When I was at water therapy last week my therapist and I began chatting about his out to eat experience. It seems he and his wife went to a special restaurant to get braised ribs and they no longer had them on the menu. He was so disappointed and I was so disappointed for him that I told him how easy they are to fix. I tried to just tell him about how to do it but it turned out he needed a recipe on paper so I agreed to fix one up for him. However, I ate all my ribs before thinking to take a picture so I don’t have a picture to share at this time. Trust me, the picture could not do the flavor justice. They are so doggone good you will do as I did and cut to the chase and just eat those puppies. I strongly encourage you to ante up for the good quality angus beef because it makes it worth the money and the dish is still far cheaper to prepare at home than to get at a restaurant. If you must use a cheaper grade of meat you may want to cook them in your crock pot so that they will have hours to tenderize. I have kept my word and the recipe follows. Enjoy and if you have any questions email me at firstname.lastname@example.org and I will be glad to answer them.
- Long Bone Short Ribs (1-2 per person), recommend Angus
- Garlic powder
- Ground black pepper
- Seasoned all-purpose flour, recipe follows
- Spray oil
- 3 tablespoons cooking oil for frying
- Good quality chicken broth, fresh or canned
- 1 onion (size is optional depending on your preference)
- 1 tablespoon minced garlic, fresh or store bought
Season ribs well with garlic powder and pepper. Lightly dust with seasoned flour or gently shake in bag of seasoned flour.
Spray a large skillet with oil. Turn burner to high and add the cooking oil. Add the ribs and brown on each side until lightly golden brown. You may have to do this in batches if you are preparing a lot of ribs.
While ribs brown, put a large pot or dutch oven on stove over high heat. Add several cups water and chicken broth at a ratio of 2-3 cups water to 1 cup broth. I don’t prefer the flavor of beef broth so I choose to use chicken but you can do whatever suits you.
Bring liquid to a boil, then turn heat under pot down to low while ribs finish browning. Chop onion, if anyone does not like onion, grate the onion, it will dissolve. When doing batches, add first batch of ribs to pot along with onion and garlic, cover and allow to simmer while other ribs brown. Make sure liquid in pot is just to top of ribs. If adding additional liquid once ribs are in pot, make sure liquid to add is hot or boiling.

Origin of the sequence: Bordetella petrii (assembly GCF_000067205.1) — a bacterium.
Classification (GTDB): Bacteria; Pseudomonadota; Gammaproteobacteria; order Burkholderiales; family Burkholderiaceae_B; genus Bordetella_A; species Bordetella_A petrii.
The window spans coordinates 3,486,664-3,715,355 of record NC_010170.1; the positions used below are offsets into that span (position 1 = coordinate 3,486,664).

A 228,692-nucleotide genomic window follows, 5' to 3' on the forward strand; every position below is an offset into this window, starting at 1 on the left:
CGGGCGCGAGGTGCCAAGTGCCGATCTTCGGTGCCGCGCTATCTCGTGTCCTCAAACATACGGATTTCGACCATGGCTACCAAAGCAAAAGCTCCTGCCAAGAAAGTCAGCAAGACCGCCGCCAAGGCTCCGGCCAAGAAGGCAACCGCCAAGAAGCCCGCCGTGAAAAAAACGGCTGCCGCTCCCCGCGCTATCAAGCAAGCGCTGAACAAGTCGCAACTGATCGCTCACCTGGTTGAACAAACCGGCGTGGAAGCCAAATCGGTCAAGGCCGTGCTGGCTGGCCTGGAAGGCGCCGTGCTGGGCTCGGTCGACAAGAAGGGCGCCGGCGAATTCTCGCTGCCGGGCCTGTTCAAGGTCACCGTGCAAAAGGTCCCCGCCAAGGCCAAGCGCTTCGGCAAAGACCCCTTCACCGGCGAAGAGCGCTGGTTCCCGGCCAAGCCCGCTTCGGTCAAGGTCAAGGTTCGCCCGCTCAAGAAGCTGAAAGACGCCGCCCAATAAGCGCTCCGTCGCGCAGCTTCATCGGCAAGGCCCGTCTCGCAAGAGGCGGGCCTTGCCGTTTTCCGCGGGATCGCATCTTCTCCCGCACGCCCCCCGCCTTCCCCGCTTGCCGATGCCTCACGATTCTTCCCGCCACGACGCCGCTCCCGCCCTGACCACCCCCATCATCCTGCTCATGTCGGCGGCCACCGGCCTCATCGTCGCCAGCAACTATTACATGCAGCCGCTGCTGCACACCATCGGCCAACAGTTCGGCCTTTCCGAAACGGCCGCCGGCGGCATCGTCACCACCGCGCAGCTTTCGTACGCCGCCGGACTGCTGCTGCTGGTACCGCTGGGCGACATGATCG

When all ribs are browned and in pot, cover pot with lid, turn heat down to simmer and allow to cook a minimum of one hour. After one hour check on tenderness of ribs by removing a piece with a fork and tasting, if very tender ribs are done. If not tender yet, still rather chewy, continue to cook checking every 20-30 minutes until they are very tender. (For variety you can add a can of petite diced tomatoes or a small can of tomato sauce and change the flavor a bit. It is still some good eating.)
Remove ribs from pot, reduce liquid to about half by boiling and watching carefully. Return ribs to pot and turn off heat.
- 1 ½ teaspoons garlic powder
- 1 teaspoon salt
- 1 teaspoon ground black pepper
- 2-4 cups flour
Mix all ingredients and store in an airtight container or zip lock plastic bag. Bag of flour should be stored in freezer immediately after each use.
I serve my ribs with mashed potatoes, brown rice or roasted broccoli and cauliflower. It is so good I can’t be responsible for how much I eat. I do dearly love braised ribs but they must be Angus to be tender enough and have that strong beef flavor that makes them so good. Of course, there is a goodly amount of fat on the ribs (which adds to the taste) that you must contend with but trust me, they are worth every bit of effort. OMG they are too delicious for words.
Ya’ll have a down home delicious day now and think of me while you are enjoying this dish.